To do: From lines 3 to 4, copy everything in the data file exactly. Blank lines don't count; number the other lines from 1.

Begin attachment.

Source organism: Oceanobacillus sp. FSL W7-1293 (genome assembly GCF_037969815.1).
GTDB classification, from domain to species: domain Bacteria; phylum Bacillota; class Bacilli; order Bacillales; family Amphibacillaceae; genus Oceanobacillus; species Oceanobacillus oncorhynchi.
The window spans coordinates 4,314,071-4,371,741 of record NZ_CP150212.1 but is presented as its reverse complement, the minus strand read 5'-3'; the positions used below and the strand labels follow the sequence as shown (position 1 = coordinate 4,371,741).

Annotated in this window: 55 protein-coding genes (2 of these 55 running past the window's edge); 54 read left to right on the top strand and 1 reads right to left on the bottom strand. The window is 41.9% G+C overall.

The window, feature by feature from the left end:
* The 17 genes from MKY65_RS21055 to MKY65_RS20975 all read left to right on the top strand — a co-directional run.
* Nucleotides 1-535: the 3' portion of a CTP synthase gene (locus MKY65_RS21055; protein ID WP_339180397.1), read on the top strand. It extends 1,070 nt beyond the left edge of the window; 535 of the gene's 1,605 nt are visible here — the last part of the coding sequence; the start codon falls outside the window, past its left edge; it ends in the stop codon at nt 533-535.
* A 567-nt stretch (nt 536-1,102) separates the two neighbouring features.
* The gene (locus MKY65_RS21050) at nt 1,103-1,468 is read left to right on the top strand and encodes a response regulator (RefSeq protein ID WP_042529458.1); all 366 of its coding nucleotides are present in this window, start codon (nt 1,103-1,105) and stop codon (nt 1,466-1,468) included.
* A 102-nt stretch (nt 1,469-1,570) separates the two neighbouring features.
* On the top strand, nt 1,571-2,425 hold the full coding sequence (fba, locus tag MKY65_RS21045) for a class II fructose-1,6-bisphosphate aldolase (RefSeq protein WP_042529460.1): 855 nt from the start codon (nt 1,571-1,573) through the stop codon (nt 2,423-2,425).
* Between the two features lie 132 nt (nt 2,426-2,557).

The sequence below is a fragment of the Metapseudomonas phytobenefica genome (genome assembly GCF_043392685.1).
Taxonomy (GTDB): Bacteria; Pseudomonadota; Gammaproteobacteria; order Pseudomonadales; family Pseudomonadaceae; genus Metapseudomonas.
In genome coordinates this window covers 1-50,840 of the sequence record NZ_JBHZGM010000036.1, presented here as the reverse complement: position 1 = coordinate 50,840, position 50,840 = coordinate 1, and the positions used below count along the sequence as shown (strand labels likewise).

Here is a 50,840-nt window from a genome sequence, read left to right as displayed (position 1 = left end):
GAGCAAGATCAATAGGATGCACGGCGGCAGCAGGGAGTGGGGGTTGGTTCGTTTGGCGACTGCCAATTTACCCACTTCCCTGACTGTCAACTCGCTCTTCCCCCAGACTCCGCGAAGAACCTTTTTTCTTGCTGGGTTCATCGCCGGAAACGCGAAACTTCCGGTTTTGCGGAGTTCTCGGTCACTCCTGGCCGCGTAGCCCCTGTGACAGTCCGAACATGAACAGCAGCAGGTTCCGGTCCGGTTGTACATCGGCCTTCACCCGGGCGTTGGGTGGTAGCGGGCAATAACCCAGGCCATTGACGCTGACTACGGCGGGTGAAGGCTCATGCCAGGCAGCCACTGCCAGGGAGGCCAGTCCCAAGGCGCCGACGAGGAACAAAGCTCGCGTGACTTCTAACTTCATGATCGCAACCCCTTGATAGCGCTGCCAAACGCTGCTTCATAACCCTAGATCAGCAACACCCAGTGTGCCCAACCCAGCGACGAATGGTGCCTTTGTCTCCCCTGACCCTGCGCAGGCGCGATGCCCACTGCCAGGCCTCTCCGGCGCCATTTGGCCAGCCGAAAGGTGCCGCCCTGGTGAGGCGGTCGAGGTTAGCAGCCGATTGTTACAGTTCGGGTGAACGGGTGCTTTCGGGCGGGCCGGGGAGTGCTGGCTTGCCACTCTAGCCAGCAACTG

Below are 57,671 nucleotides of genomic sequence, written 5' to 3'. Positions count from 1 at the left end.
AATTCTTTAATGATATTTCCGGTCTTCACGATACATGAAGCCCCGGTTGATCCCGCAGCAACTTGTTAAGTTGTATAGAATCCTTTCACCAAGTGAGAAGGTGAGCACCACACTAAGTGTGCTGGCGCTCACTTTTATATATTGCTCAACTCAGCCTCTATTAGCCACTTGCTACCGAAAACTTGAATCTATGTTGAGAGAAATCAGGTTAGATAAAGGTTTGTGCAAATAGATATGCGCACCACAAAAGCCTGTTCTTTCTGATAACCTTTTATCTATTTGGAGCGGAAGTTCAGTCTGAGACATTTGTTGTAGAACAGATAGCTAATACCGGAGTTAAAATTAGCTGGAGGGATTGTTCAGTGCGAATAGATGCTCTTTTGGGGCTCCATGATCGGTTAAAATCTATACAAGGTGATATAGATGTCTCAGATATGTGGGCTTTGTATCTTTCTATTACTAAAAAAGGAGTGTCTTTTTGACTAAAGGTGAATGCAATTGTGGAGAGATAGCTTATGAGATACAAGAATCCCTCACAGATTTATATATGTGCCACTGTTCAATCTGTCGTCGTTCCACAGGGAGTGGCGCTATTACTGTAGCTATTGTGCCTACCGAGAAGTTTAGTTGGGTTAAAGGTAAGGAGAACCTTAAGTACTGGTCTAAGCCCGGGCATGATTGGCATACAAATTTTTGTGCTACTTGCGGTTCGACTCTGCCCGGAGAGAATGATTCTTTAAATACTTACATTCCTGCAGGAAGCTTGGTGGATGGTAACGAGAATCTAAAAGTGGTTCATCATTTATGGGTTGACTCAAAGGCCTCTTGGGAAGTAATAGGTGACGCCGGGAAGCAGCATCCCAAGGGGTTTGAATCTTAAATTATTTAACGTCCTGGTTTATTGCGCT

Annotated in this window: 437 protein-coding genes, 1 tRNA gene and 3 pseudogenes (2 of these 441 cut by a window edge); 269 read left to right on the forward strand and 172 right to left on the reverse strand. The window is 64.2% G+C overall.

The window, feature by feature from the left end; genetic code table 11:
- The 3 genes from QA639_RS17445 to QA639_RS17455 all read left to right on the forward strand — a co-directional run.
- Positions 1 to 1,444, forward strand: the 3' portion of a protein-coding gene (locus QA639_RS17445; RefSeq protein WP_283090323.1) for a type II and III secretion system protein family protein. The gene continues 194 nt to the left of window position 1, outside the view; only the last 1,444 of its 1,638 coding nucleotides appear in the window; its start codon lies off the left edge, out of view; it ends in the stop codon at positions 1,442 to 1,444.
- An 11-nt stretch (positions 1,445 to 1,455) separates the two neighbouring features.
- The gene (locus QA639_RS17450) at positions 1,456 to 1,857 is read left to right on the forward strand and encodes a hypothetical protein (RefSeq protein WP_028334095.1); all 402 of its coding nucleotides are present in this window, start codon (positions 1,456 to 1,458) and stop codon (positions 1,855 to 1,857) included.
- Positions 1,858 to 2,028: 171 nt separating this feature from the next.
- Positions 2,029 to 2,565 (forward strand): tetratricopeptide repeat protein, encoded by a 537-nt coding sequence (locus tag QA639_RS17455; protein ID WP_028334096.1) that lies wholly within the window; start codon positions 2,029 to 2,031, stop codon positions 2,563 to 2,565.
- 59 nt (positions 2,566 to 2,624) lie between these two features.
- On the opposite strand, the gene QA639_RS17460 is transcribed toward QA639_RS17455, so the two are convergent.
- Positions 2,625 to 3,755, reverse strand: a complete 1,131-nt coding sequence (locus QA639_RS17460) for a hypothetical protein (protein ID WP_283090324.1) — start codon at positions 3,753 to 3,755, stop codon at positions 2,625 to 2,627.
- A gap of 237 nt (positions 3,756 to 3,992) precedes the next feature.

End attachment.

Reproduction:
The window spans coordinates 4,314,071-4,371,741 of record NZ_CP150212.1 but is presented as its reverse complement, the minus strand read 5'-3'; the positions used below and the strand labels follow the sequence as shown (position 1 = coordinate 4,371,741).

Annotated in this window: 55 protein-coding genes (2 of these 55 running past the window's edge); 54 read left to right on the top strand and 1 reads right to left on the bottom strand. The window is 41.9% G+C overall.